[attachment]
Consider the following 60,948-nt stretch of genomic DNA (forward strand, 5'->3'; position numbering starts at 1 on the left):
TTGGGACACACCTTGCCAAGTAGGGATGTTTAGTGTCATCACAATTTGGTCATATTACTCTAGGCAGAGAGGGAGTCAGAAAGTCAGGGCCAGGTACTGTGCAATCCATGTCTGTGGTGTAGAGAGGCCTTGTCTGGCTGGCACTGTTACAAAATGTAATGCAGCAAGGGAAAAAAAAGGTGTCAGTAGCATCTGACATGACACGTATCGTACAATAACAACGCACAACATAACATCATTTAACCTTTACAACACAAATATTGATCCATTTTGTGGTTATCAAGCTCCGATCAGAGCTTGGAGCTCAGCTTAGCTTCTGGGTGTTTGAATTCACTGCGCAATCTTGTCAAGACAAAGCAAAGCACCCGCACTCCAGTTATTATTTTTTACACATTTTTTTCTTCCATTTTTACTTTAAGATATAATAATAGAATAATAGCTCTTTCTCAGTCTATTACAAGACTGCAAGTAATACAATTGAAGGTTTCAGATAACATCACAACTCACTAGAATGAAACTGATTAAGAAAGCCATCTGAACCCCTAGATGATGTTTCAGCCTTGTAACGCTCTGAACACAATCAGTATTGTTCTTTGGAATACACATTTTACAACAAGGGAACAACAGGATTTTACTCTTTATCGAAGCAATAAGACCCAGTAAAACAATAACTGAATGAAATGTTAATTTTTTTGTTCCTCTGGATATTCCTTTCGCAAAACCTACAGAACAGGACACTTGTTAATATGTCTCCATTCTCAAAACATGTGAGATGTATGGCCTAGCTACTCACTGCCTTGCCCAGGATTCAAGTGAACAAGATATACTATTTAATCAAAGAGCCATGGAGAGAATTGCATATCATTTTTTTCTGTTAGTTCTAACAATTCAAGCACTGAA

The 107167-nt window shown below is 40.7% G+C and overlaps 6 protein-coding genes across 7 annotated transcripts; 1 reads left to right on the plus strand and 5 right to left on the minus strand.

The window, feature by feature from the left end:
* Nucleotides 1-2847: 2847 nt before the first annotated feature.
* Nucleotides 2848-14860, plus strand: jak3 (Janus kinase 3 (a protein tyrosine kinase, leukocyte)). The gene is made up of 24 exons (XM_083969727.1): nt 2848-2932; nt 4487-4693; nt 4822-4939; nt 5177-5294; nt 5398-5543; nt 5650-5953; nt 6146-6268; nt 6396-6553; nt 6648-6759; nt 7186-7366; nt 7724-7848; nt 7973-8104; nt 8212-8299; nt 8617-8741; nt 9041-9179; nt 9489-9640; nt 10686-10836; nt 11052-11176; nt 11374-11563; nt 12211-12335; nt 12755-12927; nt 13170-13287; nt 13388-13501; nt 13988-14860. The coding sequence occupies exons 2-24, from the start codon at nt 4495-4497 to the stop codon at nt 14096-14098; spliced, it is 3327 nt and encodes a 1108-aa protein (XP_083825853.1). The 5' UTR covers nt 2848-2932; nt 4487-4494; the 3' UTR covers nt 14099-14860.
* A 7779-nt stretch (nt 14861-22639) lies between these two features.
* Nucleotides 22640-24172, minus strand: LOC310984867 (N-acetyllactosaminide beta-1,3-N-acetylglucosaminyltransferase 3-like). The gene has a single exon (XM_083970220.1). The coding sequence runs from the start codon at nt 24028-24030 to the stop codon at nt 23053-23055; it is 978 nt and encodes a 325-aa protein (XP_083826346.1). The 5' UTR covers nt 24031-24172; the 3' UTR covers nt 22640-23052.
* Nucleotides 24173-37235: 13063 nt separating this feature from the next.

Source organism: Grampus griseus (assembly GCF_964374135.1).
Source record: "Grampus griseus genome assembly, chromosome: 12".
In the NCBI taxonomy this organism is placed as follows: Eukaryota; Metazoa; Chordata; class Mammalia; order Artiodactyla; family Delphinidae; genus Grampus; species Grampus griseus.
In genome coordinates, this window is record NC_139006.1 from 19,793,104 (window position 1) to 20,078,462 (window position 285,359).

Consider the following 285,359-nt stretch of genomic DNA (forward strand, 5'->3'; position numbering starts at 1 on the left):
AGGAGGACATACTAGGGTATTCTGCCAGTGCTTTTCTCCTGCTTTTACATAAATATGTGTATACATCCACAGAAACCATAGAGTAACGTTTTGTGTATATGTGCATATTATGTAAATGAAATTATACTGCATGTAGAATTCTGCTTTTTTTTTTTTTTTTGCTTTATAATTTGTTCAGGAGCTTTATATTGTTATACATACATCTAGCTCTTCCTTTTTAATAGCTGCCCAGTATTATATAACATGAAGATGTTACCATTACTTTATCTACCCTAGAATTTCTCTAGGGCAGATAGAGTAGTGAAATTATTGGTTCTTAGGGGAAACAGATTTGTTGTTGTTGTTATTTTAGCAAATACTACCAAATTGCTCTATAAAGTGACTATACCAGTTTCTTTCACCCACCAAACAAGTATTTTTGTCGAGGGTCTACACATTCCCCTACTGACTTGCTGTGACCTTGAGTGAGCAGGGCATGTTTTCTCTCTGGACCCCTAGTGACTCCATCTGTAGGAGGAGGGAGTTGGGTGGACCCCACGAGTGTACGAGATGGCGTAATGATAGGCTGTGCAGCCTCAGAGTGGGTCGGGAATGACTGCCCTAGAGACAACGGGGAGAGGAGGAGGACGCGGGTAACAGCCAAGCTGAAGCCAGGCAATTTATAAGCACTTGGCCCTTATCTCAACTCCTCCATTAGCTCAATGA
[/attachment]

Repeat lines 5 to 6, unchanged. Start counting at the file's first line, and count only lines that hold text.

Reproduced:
* Nucleotides 1-2847: 2847 nt before the first annotated feature.
* Nucleotides 2848-14860, plus strand: jak3 (Janus kinase 3 (a protein tyrosine kinase, leukocyte)). The gene is made up of 24 exons (XM_083969727.1): nt 2848-2932; nt 4487-4693; nt 4822-4939; nt 5177-5294; nt 5398-5543; nt 5650-5953; nt 6146-6268; nt 6396-6553; nt 6648-6759; nt 7186-7366; nt 7724-7848; nt 7973-8104; nt 8212-8299; nt 8617-8741; nt 9041-9179; nt 9489-9640; nt 10686-10836; nt 11052-11176; nt 11374-11563; nt 12211-12335; nt 12755-12927; nt 13170-13287; nt 13388-13501; nt 13988-14860. The coding sequence occupies exons 2-24, from the start codon at nt 4495-4497 to the stop codon at nt 14096-14098; spliced, it is 3327 nt and encodes a 1108-aa protein (XP_083825853.1). The 5' UTR covers nt 2848-2932; nt 4487-4494; the 3' UTR covers nt 14099-14860.